General Question

Jeruba's avatar

Do EMTs and other healthcare workers know that some people choke lying flat on their backs?

Asked by Jeruba (52851points) January 21st, 2022

I’m one of those. I’ve trained myself never to sleep on my back. Even lying awake, a few minutes flat on my back and I’m struggling for breath.

On a slope is okay, head and shoulders elevated.

I’m terrified of the possibility that I might be taken unconscious on a stretcher or in an ambulance, flat on my back, and be unable to change position or tell anyone. Do EMTs watch for this reaction?

In an ambulance, someone should notice, right? But how about on a gurney left in a hall?

And how about in a hospital bed? It doesn’t take long, less than a minute, for me to be gasping.

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17 Answers

snowberry's avatar

Maybe a medic alert bracelet would be the solution for you?

zenvelo's avatar

EMTs and other first responders know that one of teh firts things one does for an unconcsious person is to check the airway.

They will place a person on their side if they can, and use their finger to clear anything out of the mouth. They will thump their back or do Heimlich if necessary (and not injured) to dislodge anything that might be stuck.

Jeruba's avatar

@zenvelo, thanks, but do they also check in 5 minutes to see if the person is choking without any obstruction other than their own swallowing mechanism?

The situation I’m envisioning has nothing to do with choking as a precipitating emergency. Any cause that could get me landed on my back on a stretcher or whatever (as, for instance, a fall) then has the potential to choke me because of the back position.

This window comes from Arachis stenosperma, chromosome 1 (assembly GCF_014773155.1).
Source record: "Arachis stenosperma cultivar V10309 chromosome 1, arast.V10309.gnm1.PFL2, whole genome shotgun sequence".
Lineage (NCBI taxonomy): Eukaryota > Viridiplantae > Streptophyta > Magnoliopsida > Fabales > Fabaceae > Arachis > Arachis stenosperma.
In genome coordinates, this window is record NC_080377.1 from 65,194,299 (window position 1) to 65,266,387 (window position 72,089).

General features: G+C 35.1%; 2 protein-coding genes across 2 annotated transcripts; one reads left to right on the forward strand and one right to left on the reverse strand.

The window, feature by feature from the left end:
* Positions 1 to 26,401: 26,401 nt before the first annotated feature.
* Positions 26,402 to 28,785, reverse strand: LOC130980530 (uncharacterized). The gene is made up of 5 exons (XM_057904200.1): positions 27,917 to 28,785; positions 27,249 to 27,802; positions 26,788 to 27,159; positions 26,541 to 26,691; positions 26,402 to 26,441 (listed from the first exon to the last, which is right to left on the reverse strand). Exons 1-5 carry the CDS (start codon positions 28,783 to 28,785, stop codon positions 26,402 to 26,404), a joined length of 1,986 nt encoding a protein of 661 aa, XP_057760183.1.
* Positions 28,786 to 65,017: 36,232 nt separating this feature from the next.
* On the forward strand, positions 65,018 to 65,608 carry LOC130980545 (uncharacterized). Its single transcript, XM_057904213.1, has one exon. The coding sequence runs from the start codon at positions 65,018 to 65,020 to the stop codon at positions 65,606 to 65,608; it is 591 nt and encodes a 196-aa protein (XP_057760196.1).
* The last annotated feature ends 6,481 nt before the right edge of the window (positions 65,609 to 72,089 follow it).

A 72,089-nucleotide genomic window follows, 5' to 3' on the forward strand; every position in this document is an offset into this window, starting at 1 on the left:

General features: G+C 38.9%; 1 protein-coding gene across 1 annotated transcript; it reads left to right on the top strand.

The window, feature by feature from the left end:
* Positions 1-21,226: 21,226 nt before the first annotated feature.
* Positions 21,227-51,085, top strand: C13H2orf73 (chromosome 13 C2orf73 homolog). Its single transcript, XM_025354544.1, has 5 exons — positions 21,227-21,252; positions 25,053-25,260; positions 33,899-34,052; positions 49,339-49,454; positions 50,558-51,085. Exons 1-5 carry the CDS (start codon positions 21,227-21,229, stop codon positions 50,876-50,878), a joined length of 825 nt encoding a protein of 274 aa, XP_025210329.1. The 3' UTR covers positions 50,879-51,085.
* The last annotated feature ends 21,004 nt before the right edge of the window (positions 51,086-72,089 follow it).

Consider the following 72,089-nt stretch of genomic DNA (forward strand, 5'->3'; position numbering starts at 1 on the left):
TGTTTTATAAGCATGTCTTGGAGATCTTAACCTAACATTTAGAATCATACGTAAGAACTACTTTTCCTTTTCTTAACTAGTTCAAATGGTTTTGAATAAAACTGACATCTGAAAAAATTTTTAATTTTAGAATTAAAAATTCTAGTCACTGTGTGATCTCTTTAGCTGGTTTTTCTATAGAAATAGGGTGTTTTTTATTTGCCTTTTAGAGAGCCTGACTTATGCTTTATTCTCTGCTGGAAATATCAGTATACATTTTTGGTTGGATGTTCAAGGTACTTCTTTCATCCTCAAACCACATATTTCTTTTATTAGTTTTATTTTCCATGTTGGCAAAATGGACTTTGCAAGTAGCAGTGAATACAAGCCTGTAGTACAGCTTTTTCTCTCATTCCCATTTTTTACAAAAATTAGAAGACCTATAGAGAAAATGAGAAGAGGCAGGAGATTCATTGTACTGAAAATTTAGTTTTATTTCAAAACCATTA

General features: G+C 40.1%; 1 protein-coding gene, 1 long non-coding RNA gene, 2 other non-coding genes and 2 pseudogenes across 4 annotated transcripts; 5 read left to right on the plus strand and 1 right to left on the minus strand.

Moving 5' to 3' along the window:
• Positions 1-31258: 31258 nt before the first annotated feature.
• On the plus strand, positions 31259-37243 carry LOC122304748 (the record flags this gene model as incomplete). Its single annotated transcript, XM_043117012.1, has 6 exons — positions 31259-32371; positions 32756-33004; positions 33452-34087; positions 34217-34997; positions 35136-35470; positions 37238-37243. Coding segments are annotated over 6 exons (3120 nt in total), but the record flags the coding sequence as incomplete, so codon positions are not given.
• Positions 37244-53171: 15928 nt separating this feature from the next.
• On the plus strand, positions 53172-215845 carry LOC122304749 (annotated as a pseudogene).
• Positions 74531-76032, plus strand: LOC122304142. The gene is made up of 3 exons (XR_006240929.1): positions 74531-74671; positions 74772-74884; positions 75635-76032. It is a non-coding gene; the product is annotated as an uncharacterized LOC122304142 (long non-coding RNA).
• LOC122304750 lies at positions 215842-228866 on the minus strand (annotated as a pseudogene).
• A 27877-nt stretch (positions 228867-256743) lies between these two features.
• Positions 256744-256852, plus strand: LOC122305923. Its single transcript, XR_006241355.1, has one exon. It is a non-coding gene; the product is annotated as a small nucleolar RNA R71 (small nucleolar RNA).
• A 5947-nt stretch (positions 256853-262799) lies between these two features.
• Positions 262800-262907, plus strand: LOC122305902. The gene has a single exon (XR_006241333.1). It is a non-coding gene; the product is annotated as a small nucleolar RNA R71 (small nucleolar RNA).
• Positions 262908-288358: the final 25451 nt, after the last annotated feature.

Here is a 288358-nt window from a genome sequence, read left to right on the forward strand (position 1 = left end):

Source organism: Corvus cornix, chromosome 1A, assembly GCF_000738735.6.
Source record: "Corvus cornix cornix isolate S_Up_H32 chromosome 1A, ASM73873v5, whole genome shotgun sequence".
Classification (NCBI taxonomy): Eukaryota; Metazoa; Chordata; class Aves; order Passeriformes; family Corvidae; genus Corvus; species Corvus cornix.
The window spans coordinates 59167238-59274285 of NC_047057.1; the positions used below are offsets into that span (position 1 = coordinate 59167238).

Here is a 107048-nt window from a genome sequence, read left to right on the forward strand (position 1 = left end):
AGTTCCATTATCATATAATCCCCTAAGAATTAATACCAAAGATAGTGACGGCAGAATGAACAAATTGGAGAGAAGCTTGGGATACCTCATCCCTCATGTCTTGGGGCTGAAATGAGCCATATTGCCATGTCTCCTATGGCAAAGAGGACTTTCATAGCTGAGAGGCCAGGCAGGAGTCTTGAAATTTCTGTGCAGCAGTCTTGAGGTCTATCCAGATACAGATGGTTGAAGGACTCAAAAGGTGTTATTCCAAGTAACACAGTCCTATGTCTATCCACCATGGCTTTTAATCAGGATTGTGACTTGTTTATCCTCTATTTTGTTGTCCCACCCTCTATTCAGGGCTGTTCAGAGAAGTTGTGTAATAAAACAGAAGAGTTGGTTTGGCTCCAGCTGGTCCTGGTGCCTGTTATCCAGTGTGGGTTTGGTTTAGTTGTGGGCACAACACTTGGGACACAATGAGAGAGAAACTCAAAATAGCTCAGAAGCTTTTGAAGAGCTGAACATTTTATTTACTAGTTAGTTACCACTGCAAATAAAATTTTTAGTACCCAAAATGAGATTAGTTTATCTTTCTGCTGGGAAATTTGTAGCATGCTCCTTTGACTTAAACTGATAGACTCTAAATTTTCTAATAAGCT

gorillapaws's avatar

In my CPR training I was taught to place victims in the recovery position and monitor for vitals if they were unconscious but still breathing. I’m not an EMT.

Hawaii_Jake's avatar

I can state that medical professionals know it’s possible to choke lying on your back. Psychiatric hospitals teach this, because they must take precautions in case they put a patient in restraints. It’s common knowledge in medical circles.

However, I cannot reassure you that you would be consistently monitored should you be unconscious in a hospital bed. I’m sorry not to be able to say they would check you often.

zenvelo's avatar

@Jeruba That is why they don’t place you flat if you are just sleeping. Last few times in the hospital my bed has been at an angle with my torso, neck, and head elevated.

Jeruba's avatar

Thanks for the helpful responses. It’s the gurney-in-the-hall scenario that scares me most. I’ve seen a hall full of them, with everybody lying flat and nobody apparently monitoring anyone.

I know the actual hospital beds are likely to have the head elevated. I didn’t know about the recovery position, but that’s helpful too.

chyna's avatar

I’ve seen many, many patients being brought in from ambulances and in all cases, their heads are elevated.

JLeslie's avatar

@Jeruba I can understand why it worries you, I have similar worries about being put on my right side. It not only hampers my breathing, but also after a short time causes very bad pain in my neck and can last for a long time.

I can tell you that when I went into the emergency room after my accident they screwed up all sorts of things. Luckily, I was conscious, but that didn’t mean there were not some mistakes made that caused me additional injury that should not have happened, and I could have been very seriously hurt when they left me alone on a bed without the side railings up. None of us knew yet that I had extreme vertigo and if I turned the slightest bit left or right or tried to sit up I was out of control trying to regain stability. I easily could have fallen to the floor if I had shifted at all.